In 1942, Lawrence Pritchard Waterhouse - mathematical genius and young Captain in the U.S. Navy - is assigned to detachment 2702. It is an outfit so secret that only a handful of people know it exists, and some of those people have names like Churchill and Roosevelt. The mission of Watrehouse and Detatchment 2702 - commanded by Marine Raider Bobby Shaftoe - is to keep the Nazis ignorant of the fact that Allied Intelligence has cracked the enemy's fabled Enigma code. It is a game, a cryptographic chess match between Waterhouse and his German counterpart, translated into action by the gung-ho Shaftoe and his forces.
Fast-forward to the present, where Waterhouse's crypto-hacker grandson, Randy, is attempting to create a "data haven" in Southeast Asia - a place where encrypted data can be stored and exchanged free of repression and scrutiny. As governments and multinationals attack the endeavor, Randy joins forces with Shaftoe's tough-as-nails grandaughter, Amy, to secretly salvage a sunken Nazi submarine that holds the key to keeping the dream of a data haven afloat.
But soon their scheme brings to light a massive conspiracy, with its roots in Detachment 2702, linked to an unbreakable Nazi code called Arethusa. And it will represent the path to unimaginable riches and a future of personal and digital liberty...or to universal totalitarianism reborn.
A breathtaking tour de force, and Neal Stephenson's most accomplished and affecting work to date, Cryptonomicon is profound and prophetic, hypnotic and hyper-driven, as it leaps forward and back between World War II and the World Wide Web, hinting all the while at a dark day-after-tomorrow. It is a work of great art, thought, and creative daring.
©1999 Neil Stephenson (P)2009 Macmillan Audio
I loved this book when I first read it, but I love to listen to books Even if I've already read them. I have been searching for this book for so long. I couldn't even find it stolen online. Finally Audible has the full version, and I couldn't be happier that it's available in a form which provides income to the author and the voice artist.
This really is a classic, if you're gawking at the price or the 2 credits instead of one, go ahead, splurge. It's worth it. This is one of the most engaging books I've ever read, it keeps you interested and wanting to learn more with every word. You'll actually learn a lot of maths if you've never done number theory or theory of computation. The story is set in World War II following two characters and also in the 1990s following another, a descendant of one of the two former. I would say this is Stephenson's first venture into what becomes "steam-punk" i.e. looking at past technology with the same eye we bring to future technology. He looks at an organ and sees a computer.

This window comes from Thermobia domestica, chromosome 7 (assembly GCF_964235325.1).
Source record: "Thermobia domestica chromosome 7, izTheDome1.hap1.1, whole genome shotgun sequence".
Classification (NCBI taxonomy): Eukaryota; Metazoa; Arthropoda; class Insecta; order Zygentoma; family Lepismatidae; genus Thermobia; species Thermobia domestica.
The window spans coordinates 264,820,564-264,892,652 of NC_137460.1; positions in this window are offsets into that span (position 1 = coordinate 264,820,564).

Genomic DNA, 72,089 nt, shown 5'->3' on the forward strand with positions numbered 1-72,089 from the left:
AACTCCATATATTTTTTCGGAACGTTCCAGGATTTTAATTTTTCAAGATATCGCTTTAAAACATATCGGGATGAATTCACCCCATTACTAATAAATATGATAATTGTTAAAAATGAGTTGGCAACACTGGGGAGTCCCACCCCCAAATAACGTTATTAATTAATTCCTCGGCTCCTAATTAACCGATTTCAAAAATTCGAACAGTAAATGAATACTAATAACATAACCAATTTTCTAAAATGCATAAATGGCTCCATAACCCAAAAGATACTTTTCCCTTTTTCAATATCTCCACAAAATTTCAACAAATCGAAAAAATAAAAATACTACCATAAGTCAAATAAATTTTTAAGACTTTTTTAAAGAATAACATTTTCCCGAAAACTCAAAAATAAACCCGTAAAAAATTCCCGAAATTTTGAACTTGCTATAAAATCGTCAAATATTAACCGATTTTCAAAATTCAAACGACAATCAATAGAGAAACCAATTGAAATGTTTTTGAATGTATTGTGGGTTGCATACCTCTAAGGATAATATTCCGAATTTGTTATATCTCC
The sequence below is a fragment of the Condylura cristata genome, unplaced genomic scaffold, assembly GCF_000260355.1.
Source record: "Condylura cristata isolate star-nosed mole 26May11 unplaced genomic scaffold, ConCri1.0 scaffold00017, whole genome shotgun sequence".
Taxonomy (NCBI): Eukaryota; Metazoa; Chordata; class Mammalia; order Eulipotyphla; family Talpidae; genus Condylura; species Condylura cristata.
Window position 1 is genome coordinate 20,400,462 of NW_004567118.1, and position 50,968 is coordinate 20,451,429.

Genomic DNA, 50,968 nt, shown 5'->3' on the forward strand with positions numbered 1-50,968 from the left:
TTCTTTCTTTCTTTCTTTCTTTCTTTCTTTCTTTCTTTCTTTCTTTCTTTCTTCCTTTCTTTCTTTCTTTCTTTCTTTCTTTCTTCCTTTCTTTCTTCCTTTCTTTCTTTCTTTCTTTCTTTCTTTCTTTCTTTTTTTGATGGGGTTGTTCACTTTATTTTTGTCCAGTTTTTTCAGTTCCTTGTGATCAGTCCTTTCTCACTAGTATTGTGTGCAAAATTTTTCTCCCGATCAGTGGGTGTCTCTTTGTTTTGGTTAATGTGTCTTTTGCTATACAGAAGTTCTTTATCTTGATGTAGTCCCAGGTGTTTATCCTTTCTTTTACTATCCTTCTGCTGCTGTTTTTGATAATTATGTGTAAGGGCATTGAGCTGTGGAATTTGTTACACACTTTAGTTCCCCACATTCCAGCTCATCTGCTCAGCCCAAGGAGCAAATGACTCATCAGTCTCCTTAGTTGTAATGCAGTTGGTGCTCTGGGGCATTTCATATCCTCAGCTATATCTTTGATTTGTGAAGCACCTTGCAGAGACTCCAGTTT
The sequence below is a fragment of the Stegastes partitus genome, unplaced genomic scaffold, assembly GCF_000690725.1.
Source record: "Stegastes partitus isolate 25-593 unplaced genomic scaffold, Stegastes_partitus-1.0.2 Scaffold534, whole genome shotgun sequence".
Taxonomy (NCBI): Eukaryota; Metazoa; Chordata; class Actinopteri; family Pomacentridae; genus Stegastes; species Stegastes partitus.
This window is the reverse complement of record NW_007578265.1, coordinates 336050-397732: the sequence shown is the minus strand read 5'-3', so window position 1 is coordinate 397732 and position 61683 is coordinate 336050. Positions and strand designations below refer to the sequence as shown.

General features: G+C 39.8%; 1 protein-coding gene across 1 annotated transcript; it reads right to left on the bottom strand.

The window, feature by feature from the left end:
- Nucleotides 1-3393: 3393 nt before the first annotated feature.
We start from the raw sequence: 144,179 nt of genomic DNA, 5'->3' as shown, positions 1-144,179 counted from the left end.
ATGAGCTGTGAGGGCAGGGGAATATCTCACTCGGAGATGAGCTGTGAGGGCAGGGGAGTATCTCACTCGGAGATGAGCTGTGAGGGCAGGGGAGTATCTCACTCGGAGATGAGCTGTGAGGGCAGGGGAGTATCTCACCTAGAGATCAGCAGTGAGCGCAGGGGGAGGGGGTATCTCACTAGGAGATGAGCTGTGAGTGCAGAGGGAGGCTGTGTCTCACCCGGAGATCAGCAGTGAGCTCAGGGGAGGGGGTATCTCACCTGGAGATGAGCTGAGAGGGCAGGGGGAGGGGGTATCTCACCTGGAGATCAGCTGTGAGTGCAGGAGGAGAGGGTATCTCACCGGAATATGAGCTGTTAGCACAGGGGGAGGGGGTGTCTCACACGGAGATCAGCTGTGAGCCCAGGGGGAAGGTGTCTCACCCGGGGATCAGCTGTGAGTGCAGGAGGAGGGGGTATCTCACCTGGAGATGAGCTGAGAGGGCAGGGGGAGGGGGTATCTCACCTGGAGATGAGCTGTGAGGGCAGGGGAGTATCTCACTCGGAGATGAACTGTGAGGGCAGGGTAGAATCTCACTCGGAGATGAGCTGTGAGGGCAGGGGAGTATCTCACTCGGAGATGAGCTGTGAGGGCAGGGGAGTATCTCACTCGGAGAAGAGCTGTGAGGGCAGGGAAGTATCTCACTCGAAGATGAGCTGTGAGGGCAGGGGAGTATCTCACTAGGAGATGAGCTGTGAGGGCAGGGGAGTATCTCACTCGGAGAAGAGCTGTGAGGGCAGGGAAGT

besides that, the story is riveting, if i didn't already mention this...
This is a great book and the unabridged audio version is a welcome addition to my library. However, having read the book several times, the audio version has at least one technical issue - there is about a chapter and a half of the story missing in part 5 at the beginning of chapter two. In the print version this is all of "Deluge" and part of "Captivity". Maybe it will show up later, that's happened before in other audio books.
So far in the first 3 chapters this Audio book has skipped 30 pages , continues to another part of the book and at the beginning of another chapter, it reverts back to the previous 30 skipped pages. Fortunately I have the print book version to verify. Probably why so many reviews say that there is a disjointment to the listening. I emailed Audible about this, we'll see if there is a fix. Enjoy the book so far but hard to find where I should be listening. UGGHHH!! I hope I didn't waste 2 credits! Help Audible!!!!!!!!!!!
Eclectic mixer of books of my youth and ones I always meant to read, but didn't.
I recall when I first read this fantastic book how impressed I was with the level of detail, research and sheer discipline that must have underpinned the writing of it. I was no less impressed when I heard this audio performance. Having now also read the Baroque Cycle, I got a double thrill out of the repetition of the characters' histories, their shared ancestory and the scale of Stephenson's imagination. Anyone who enjoys history (but doesn't take themselves too seriously as a history buff) is bound to enjoy this book.
I listened to this performance about a year ago. At the time I had not written any reviews and it never dawned on me to write one for this book. However, I have today finished listening to Richard Dawkins', "The Blind Watchmaker", and I am now writing reviews for most of the audio I listen too. In that review I wrote that fact is so often more interesting than fiction. I believe that, but it is not true in this instance. Maybe it's because the fact and the fiction are so inextricably interwoven. One has to stop to think, "Now, did that happen?" Then one is driven to the Net to check the odd details and, invariably, the facts stack-up.
The plot is great. It too is interwoven between times and personalities, from WWII to the modern internet highways that criss-cross the oceans of the world with their fibre-optic cables. I love Waterhouse (all of them) and who could not like Root and Rudi? My recommendation is to invest the time and effort in this and other Stephenson works. They repay the effort many times over.
As for the characterisations of William Dufris, I have to say they were outstanding. I thought I was going to hate the American twang, but his sense of the character was so good I found myself having to replay passages for my own enjoyment and to the entertainment of my unfortunate friends. One passage in particular, when Waterhouse does the algebra to solve his lack of sex, got a particular hammering (pardon the pun). Finally, can I just mention his range - male, female, American, Japanese, Swiss, backwoodsman, professor and every combination of these. Simply outstanding.